One last batch of numbers from the New York Times/CBS poll:
In general, do you think the policies proposed by Mitt Romney favor the rich, favor the middle class, favor the poor, or do they treat all groups equally?
Favor the rich: 53
Favor the middle class: 11
Favor the poor: 1
Treat all equally: 22
Fifty three percent of independents say Romney’s policies favor the rich; only 10 percent of them say they favor the middle class. Also:
Do you think Mitt Romney does or does not understand the needs and problems of peoplelike yourself?
Sixty one percent of independents say Romney does not understand their needs and problems; only 27 percent of them say he does. On this question, Rick Santorum does better, with an even split among overall respondents of 37-37.
Obama is faring better than Romney on these questions, too. Only 25 percent overall say Obama’s policies favor the rich, while 19 percent say they favor the middle class, 20 percent say they favor the poor, and 26 percent say they treat everyone equally. Fifty four percent say Obama understands the needs of people like themselves; independents say the same, 49-45.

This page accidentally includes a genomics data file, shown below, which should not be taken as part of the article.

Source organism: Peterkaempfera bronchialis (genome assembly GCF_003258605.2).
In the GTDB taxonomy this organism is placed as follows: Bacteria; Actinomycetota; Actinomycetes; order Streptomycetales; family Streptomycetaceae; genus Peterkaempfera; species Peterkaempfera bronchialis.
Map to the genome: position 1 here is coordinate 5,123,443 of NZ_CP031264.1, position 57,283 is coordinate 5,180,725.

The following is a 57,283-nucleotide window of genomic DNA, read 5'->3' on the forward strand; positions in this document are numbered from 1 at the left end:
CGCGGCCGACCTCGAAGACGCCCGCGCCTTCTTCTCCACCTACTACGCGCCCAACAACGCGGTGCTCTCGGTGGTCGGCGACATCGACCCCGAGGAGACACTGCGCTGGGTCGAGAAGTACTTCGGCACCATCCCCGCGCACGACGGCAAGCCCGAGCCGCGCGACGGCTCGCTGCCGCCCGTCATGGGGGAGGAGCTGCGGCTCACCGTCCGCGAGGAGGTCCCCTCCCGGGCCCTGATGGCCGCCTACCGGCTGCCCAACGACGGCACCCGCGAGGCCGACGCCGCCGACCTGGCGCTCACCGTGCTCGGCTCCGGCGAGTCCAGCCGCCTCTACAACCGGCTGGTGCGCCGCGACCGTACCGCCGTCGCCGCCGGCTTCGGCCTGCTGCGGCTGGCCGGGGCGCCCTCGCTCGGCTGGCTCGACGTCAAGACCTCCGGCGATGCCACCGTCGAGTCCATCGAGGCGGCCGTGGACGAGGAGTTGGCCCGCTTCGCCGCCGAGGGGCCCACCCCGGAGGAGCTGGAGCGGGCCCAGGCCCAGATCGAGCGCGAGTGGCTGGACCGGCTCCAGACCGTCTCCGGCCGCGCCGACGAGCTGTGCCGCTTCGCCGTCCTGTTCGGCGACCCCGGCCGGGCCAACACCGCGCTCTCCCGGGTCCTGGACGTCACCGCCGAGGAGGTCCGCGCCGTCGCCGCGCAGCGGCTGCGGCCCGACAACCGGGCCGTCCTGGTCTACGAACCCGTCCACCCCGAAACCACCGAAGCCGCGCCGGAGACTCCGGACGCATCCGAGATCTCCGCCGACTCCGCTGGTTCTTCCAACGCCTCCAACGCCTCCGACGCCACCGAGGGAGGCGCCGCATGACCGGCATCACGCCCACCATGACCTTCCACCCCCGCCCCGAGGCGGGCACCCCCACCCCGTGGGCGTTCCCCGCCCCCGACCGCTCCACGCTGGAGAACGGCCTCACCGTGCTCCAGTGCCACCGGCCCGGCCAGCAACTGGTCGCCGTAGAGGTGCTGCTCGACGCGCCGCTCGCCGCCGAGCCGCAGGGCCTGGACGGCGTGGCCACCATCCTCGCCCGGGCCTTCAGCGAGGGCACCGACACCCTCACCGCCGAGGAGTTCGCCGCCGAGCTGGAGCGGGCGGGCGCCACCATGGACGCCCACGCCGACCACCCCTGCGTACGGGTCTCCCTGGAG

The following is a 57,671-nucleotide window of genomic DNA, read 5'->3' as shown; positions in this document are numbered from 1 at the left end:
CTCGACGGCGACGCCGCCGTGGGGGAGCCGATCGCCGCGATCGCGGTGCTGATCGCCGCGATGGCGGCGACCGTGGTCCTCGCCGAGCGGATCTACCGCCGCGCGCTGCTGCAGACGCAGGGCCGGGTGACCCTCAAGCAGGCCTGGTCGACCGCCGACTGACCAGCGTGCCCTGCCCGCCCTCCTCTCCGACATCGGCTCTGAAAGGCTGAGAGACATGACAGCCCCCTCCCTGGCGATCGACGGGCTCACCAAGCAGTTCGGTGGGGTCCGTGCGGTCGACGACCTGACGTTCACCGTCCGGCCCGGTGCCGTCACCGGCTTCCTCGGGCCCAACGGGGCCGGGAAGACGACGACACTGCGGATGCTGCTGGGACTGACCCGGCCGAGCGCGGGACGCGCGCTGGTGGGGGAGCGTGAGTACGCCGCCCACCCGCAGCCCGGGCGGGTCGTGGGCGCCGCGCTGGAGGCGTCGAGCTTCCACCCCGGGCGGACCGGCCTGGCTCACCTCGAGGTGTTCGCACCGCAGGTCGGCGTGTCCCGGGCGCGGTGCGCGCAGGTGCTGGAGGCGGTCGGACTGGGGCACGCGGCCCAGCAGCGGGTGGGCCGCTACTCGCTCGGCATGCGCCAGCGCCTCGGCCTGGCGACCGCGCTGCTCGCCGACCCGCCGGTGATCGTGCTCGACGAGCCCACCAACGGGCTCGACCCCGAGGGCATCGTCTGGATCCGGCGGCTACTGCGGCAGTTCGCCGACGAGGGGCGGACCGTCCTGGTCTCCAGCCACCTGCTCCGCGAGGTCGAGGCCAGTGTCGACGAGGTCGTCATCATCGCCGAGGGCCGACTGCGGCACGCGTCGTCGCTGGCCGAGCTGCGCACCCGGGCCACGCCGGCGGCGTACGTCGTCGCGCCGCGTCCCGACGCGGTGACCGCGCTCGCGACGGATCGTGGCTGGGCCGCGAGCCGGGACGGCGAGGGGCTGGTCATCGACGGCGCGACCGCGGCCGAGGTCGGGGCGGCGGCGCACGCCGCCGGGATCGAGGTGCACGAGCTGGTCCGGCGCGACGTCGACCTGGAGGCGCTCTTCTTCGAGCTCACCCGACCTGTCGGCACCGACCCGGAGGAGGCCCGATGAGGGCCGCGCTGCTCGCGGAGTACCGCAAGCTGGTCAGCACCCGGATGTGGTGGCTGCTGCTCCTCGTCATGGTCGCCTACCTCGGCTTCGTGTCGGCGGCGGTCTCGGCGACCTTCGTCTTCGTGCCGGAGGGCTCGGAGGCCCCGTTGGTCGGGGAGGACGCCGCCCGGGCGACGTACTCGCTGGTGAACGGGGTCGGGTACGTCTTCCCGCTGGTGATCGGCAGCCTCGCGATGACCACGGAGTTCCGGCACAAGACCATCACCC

The other day, Dem pollster Peter Hart articulated a theory of the GOP nomination process to me: He suggested that as independents got to know Romney better, they were concluding on some fundamental level that he just isn’t their guy, that he isn’t the person who will fight their fight, that he’s from “a different world.” These new numbers only reinforce this view.
There will still be time for Romney to reintroduce himself to these voters on better terms if he becomes the nominee. But these findings again suggest the possibility that the drawn out nomination process is revealing general election weaknesses that had been papered over by his rivals’ far worse flaws. More and more observers are beginning to question the assumption that Romney is the most electable GOPer, and as Nate Silver notes today, Santorum may have some advantages that Romney lacks. Today’s numbers won’t hurt this case.